Wednesday, January 25, 2017

MediEvil: Resurrection (PSP) Retro Review

Earlier this year, Sony officially shuttered Guerrilla Cambridge, which particularly hurt us at SuperPhillip Central since they made what we consider the best handheld FPS ever made with Killzone: Mercenary. Before that, however, the team, under the name of SCE Cambridge Studio, worked on an early PlayStation franchise known as MediEvil. Since the news of Cambridge closing, SuperPhillip Central wanted to look back at one of the studio's earlier works. What we ended up agreeing on was checking out MediEvil: Resurrection, an early PSP release. Here's our retro review of that game!

Make no bones about it, there's some wicked fun to be found here.


MediEvil originally released on the very first PlayStation, and it soon saw cult classic status among owners of Sony's big break into the home console market. It seems only fitting that the same game that was part of Sony's establishment as a first-party for their first home console would be a part of Sony's first-party offerings for their first handheld system, the PlayStation Portable. While many years have passed since MediEvil was first released, MediEvil: Resurrection shows that what was wonderful on the PS1 isn't as great now.

That notwithstanding, something that remains just as great now as it did then is the brilliant dry English humor that MediEvil; Resurrection exudes. The dialogue is a positive delight to listen to, though for some it might enjoy its own presence and prattle on a little too long at some points, occasionally outwearing its welcome. The characters each possess different quirks to them, all voiced excellently. There were no pulled punches on the script.

The script and story itself begins with an evil sorcerer named Zarok, who was assumed to be defeated, rising up and using his sinister mystic arts to arise ghosts, ghouls, and zombies from the kingdom of Gallowmere's local graveyard. In the process, he resurrects Sir Daniel Fortesque, who is well known as the hero who put a stop to Zarok's plans in the past in a mighty war. In actuality, Sir Daniel was a coward who was taken out early in battle by a stray arrow to the eye. Newly awakened and mocked by both a genie living in his empty eye socket as well as various gargoyles who all know the truth, Sir Daniel sees Zarok's revival as a way to prove to himself and all his doubters that he can be a true hero, deserving of the townspeople's respect.

Zombies and a cemetery go together like peanut butter and jelly... though not as delicious (like, at all).
MediEvil: Resurrection stands as an action-adventure game. Levels  are quite pleasant to look at with their visual design and artistry, something that should be very much commended, but on a level design basis, there is a lot of linearity to be found. Well, that's not totally true. To be fairer to MediEvil, most levels have some degree of secrets to be found, but at the same time you're pretty much doing the same thing in each level: beating up enemies, solving simple environmental puzzles, hitting switches to unlock doors, and getting runes which are essentially the fantasy genre form of keycards to open specific gates.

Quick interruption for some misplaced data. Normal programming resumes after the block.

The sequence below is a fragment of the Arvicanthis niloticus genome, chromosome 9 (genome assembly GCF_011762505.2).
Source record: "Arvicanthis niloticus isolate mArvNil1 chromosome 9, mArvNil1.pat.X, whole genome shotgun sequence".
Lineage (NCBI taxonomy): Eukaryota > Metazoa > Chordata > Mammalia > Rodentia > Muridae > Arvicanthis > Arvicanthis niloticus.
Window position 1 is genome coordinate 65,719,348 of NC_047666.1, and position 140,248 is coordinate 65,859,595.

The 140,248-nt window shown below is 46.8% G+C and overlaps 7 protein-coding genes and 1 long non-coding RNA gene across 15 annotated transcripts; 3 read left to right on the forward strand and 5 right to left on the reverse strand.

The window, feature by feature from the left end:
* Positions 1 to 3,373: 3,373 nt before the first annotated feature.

While levels aren't massive endeavors that take an hour to complete, they do take 10-30 minutes to complete. Unfortunately, there are no checkpoints to be found in them, meaning that if your health meter runs out and you have exhausted your supply of health potions or vials that serve as spare health, then you must restart the level. Thankfully, you can save your progress mid-level, so if you do die, you can just load your game from that point. That said, you're stuck at whatever health amount you were at, so sometimes it's just better to start fresh with full health.

However, MediEvil: Resurrection most feels dated through its combat. Sir Daniel is no master of offense and as a character is quite the clumsy one, but the developers didn't exactly have to make him play clumsily as well. A surefire tactic when facing one enemy is to observe them, attack when an opening is there, retreat, attack, retreat, repeat. Unfortunately, you're seldom ever facing off against just one enemy. It's usually a group of ghouls or whatnot you're taking on. Sir Daniel's swipes, whether it's a sword or a club, swing rather wildly without much precision. This makes attacking with any sort of continued accuracy a pipe dream. It also results in many cheap hits to Sir Daniel. As health is very valuable in MediEvil, due to the rarity of health items found in levels and the cost of health vials from the gargoyle shopkeep who appears occasionally throughout the game, this becomes a problem rather quickly.